The Music Room Music Review


Singer Sonu Nigam and percussionist Bickram Ghosh decided to work together as composers and went on to score for movies like ‘Sooper Se Ooper’ and ‘Jal’. They are now ready with their debut album titled ‘The Music Room’. While the music of ‘Sooper Se Ooper’ was fairly conventional, ‘Jal’ was a very experimental album. Not much is known about the album and one is not sure about the kind of music the duo has come up with for this non-film album. Have they combined both their sensibilities into creating a new sound? Let’s find out.

“Saiyyan Bina”, the opening track of the album, is electro-fusion number. However, the basic tune is very average and is uplifted, to a certain extent, by the arrangements. The songs starts off with some lyrics written in chaste Hindi but you figure out soon enough that Sonu Nigam has written some awfully predictable, filmy lyrics. One had expected a better start.

Both the trance based music and the lyrics (which speak of wanderlust) of “Paane Chala Tha” lend a dreamy vibe to it. The free flowing tune is very simple but it has a very addictive quality to it. The tabla beats (by Bickram Ghosh) are very appropriately used. If not for the unconventional arrangements, one would have easily mistaken it to be a Hindi film song. The lyrics (Sonu Nigam) convey the mood of the song but are weak nevertheless.

“Khamakha” is the kind of song one would have expected to hear in a Sonu Nigam album from the late 90s. The wonderful jazz based arrangements help in packaging this above average tune well. The lyrics adhere to the playful mood of the song are marginally better than those of the other two tracks.

“Walida”, a track with influences of folk music in it, has been written by guest lyricist Shruti Pathak. Shruti, primarily a singer, has earlier written the song ‘Paayaliya’ for Dev D. The feel of folk music is accentuated by the traditional instruments. The tune sounds a little familiar and has a haunting feel to it.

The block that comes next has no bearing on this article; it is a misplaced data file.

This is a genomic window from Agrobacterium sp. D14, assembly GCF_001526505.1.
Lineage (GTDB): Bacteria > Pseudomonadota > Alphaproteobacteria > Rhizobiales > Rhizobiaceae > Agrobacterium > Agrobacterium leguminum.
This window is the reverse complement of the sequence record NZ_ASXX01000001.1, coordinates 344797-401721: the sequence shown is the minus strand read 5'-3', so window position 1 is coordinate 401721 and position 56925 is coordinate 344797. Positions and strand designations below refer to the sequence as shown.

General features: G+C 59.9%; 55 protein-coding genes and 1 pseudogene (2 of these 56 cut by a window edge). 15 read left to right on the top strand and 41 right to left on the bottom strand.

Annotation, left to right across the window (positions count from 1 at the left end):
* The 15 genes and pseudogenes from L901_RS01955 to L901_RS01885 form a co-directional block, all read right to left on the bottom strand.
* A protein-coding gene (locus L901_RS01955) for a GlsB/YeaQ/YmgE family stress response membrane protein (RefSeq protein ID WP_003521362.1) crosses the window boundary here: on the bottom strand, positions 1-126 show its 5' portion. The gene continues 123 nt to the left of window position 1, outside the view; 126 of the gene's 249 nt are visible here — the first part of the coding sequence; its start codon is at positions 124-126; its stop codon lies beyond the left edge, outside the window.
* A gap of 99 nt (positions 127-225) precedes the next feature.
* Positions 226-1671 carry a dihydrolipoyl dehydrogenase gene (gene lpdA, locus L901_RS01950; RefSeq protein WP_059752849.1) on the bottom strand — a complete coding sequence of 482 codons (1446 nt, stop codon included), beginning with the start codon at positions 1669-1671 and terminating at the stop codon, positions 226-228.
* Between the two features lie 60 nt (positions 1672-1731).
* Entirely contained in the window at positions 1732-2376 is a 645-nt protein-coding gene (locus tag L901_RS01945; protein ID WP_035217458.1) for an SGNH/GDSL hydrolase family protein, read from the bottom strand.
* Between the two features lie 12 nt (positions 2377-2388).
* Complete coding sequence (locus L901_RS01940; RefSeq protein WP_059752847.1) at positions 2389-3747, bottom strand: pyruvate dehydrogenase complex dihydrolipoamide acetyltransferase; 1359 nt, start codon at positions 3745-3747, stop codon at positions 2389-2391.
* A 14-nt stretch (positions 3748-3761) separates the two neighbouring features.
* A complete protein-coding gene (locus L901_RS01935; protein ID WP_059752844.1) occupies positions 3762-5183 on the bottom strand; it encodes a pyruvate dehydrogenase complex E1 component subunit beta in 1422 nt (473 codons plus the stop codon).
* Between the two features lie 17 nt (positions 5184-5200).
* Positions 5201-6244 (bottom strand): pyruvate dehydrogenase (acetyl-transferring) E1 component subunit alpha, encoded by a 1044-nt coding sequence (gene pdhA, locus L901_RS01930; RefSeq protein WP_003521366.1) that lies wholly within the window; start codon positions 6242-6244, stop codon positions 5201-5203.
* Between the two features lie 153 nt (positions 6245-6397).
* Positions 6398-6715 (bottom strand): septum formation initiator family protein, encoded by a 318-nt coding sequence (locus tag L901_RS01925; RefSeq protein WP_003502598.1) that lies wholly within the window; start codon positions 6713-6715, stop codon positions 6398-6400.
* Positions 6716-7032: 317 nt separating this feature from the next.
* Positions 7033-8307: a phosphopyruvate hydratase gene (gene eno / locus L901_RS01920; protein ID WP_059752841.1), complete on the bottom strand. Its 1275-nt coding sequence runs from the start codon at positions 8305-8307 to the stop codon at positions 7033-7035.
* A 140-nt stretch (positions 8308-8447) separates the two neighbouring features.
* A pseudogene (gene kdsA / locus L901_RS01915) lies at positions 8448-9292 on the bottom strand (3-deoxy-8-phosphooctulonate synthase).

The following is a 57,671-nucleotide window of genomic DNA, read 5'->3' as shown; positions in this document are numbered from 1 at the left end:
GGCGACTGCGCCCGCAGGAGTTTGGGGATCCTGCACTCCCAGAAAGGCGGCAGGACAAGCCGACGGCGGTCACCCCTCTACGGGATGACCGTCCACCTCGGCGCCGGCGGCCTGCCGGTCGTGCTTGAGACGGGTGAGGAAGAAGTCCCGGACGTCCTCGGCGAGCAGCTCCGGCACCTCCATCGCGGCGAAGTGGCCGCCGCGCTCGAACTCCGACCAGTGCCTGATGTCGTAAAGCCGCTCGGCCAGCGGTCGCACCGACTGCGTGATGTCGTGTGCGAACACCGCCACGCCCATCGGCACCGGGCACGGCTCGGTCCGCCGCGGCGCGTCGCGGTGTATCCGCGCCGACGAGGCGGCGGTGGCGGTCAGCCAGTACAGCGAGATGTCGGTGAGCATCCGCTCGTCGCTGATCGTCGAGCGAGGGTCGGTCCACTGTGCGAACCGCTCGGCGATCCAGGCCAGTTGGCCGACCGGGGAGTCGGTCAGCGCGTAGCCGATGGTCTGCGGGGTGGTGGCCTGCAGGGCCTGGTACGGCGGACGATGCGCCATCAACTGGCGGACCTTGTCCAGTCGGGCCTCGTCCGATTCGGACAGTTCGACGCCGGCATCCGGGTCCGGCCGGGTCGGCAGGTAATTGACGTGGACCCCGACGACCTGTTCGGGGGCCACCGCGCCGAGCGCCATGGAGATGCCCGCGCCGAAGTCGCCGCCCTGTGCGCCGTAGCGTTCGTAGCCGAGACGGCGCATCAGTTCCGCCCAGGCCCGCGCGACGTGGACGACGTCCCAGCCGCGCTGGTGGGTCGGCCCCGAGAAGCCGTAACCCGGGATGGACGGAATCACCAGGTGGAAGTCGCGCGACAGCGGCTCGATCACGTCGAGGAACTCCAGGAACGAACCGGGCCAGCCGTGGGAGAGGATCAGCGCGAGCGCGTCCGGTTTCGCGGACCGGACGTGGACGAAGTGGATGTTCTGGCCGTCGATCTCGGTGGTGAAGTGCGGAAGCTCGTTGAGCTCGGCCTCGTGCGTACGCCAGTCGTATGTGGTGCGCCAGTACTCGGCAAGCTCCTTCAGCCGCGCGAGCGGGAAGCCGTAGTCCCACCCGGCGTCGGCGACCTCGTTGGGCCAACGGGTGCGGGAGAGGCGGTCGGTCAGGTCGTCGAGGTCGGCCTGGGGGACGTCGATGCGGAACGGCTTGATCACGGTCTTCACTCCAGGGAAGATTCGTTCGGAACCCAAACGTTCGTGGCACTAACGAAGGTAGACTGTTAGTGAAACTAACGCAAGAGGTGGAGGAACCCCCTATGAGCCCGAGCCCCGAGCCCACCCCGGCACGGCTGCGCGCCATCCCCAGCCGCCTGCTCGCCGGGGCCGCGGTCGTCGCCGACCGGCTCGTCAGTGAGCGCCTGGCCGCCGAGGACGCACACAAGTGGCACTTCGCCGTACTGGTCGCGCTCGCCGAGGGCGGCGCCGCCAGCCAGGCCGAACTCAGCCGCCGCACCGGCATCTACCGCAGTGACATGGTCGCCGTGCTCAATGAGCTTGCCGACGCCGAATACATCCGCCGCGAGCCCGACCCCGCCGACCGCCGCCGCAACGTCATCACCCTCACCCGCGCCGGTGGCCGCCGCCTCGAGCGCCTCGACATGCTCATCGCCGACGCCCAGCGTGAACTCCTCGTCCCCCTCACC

With “Spyder-Man”, Sonu Nigam and Bickram Ghosh pay a tribute to the Spiderman Theme composed by Paul Francis Webster and Robert Harris. They retain the jazz feel of the original song and compose an original tune around it. The composition is wildly experimental and impressive. The combination of jazz with Bollywood sound makes for an interesting listen.

“Tumhi The Mere” is a raga based track with an Indian sound to it. There are some electronic beats heard sporadically as well. The intensity of the song increases with time and soon, it turns out be a devotional number. Sonu Nigam is flawless in his rendition.

The weirdly interesting title of the last track on the album, “Laila Ko Hara Do”, catches your attention immediately. The song, with a wide range of musical influences, takes some unpredictable turns and is engaging throughout. The lyrics, written by Sonu Nigam, are whacky but barely innovative.

The Music Room is a good effort by Sonu Nigam and Bickram Ghosh who, devoid of any barriers associated with film music, let their imagination run wild and come up with an album that is a mélange of the sensibilities possessed by each of them. The orchestral arrangements are the highlight of this album. The one thing that Sonu Nigam should not pursue further is writing lyrics as he is clearly not good at it. One sorely feels the absence of good lyrics through a major part of the album. While most of the songs make for a good hear, some tracks do not impress as much because of their lackluster tune.

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